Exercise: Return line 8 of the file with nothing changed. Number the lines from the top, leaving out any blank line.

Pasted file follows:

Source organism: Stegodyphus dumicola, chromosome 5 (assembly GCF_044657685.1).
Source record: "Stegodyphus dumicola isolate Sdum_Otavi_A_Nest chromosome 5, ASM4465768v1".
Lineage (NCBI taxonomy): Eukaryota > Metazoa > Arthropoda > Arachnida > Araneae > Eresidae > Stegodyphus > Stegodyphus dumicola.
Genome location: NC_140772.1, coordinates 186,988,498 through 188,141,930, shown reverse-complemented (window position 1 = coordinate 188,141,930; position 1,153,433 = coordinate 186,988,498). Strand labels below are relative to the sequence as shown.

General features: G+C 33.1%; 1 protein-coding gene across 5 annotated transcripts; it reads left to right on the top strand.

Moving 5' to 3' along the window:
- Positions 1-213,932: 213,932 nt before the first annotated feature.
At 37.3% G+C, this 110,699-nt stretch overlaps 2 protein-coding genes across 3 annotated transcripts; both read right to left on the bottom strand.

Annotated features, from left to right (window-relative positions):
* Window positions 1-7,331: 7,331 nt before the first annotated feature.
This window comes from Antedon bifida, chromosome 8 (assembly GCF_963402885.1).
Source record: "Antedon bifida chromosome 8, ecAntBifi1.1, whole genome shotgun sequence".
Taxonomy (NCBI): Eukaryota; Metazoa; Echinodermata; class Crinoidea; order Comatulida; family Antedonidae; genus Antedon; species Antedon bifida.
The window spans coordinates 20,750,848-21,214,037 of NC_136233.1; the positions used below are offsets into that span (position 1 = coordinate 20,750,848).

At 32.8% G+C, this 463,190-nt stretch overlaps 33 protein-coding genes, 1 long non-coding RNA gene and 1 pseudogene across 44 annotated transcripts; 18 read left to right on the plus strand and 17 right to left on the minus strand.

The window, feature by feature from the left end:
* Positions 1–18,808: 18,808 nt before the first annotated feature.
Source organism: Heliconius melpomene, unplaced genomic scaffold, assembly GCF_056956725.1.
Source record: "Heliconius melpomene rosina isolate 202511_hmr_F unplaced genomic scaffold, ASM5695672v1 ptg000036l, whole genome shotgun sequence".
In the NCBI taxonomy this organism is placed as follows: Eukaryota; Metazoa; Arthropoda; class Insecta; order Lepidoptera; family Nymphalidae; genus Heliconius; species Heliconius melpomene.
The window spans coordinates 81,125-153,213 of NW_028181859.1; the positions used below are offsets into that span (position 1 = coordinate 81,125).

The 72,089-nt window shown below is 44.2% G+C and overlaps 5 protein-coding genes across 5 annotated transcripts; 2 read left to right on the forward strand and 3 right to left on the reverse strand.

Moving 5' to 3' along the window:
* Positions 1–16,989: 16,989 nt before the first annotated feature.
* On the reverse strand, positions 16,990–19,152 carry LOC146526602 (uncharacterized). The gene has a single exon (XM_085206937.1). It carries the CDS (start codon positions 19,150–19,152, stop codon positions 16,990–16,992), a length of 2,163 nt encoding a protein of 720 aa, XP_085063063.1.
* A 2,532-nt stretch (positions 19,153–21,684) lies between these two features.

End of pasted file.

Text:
At 37.3% G+C, this 110,699-nt stretch overlaps 2 protein-coding genes across 3 annotated transcripts; both read right to left on the bottom strand.